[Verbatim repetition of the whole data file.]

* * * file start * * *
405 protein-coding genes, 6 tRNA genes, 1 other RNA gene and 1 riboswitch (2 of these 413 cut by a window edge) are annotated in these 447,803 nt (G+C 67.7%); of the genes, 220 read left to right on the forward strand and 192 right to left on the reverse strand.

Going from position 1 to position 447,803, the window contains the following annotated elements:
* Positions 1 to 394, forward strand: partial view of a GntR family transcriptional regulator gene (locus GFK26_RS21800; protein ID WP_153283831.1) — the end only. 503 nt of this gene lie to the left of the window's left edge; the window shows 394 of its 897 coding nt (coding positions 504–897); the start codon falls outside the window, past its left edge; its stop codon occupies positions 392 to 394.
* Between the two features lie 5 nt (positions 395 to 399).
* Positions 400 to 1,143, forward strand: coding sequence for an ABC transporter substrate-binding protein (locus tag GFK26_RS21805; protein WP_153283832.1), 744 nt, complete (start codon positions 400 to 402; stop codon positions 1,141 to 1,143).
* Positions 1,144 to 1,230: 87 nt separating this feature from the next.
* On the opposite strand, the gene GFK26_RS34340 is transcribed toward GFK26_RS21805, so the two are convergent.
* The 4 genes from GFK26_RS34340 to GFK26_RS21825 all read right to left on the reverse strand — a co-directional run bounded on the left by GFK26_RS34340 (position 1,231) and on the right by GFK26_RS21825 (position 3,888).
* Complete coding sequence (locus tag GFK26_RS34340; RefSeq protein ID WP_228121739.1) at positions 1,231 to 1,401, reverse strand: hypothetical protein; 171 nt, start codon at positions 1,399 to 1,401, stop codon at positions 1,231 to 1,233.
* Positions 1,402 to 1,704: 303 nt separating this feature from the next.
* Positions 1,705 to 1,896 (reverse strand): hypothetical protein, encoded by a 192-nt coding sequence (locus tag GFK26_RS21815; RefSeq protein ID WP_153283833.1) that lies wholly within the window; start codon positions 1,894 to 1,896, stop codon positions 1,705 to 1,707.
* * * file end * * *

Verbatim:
405 protein-coding genes, 6 tRNA genes, 1 other RNA gene and 1 riboswitch (2 of these 413 cut by a window edge) are annotated in these 447,803 nt (G+C 67.7%); of the genes, 220 read left to right on the forward strand and 192 right to left on the reverse strand.

Going from position 1 to position 447,803, the window contains the following annotated elements:
* Positions 1 to 394, forward strand: partial view of a GntR family transcriptional regulator gene (locus GFK26_RS21800; protein ID WP_153283831.1) — the end only. 503 nt of this gene lie to the left of the window's left edge; the window shows 394 of its 897 coding nt (coding positions 504–897); the start codon falls outside the window, past its left edge; its stop codon occupies positions 392 to 394.
* Between the two features lie 5 nt (positions 395 to 399).
* Positions 400 to 1,143, forward strand: coding sequence for an ABC transporter substrate-binding protein (locus tag GFK26_RS21805; protein WP_153283832.1), 744 nt, complete (start codon positions 400 to 402; stop codon positions 1,141 to 1,143).
* Positions 1,144 to 1,230: 87 nt separating this feature from the next.
* On the opposite strand, the gene GFK26_RS34340 is transcribed toward GFK26_RS21805, so the two are convergent.
* The 4 genes from GFK26_RS34340 to GFK26_RS21825 all read right to left on the reverse strand — a co-directional run bounded on the left by GFK26_RS34340 (position 1,231) and on the right by GFK26_RS21825 (position 3,888).
* Complete coding sequence (locus tag GFK26_RS34340; RefSeq protein ID WP_228121739.1) at positions 1,231 to 1,401, reverse strand: hypothetical protein; 171 nt, start codon at positions 1,399 to 1,401, stop codon at positions 1,231 to 1,233.
* Positions 1,402 to 1,704: 303 nt separating this feature from the next.
* Positions 1,705 to 1,896 (reverse strand): hypothetical protein, encoded by a 192-nt coding sequence (locus tag GFK26_RS21815; RefSeq protein ID WP_153283833.1) that lies wholly within the window; start codon positions 1,894 to 1,896, stop codon positions 1,705 to 1,707.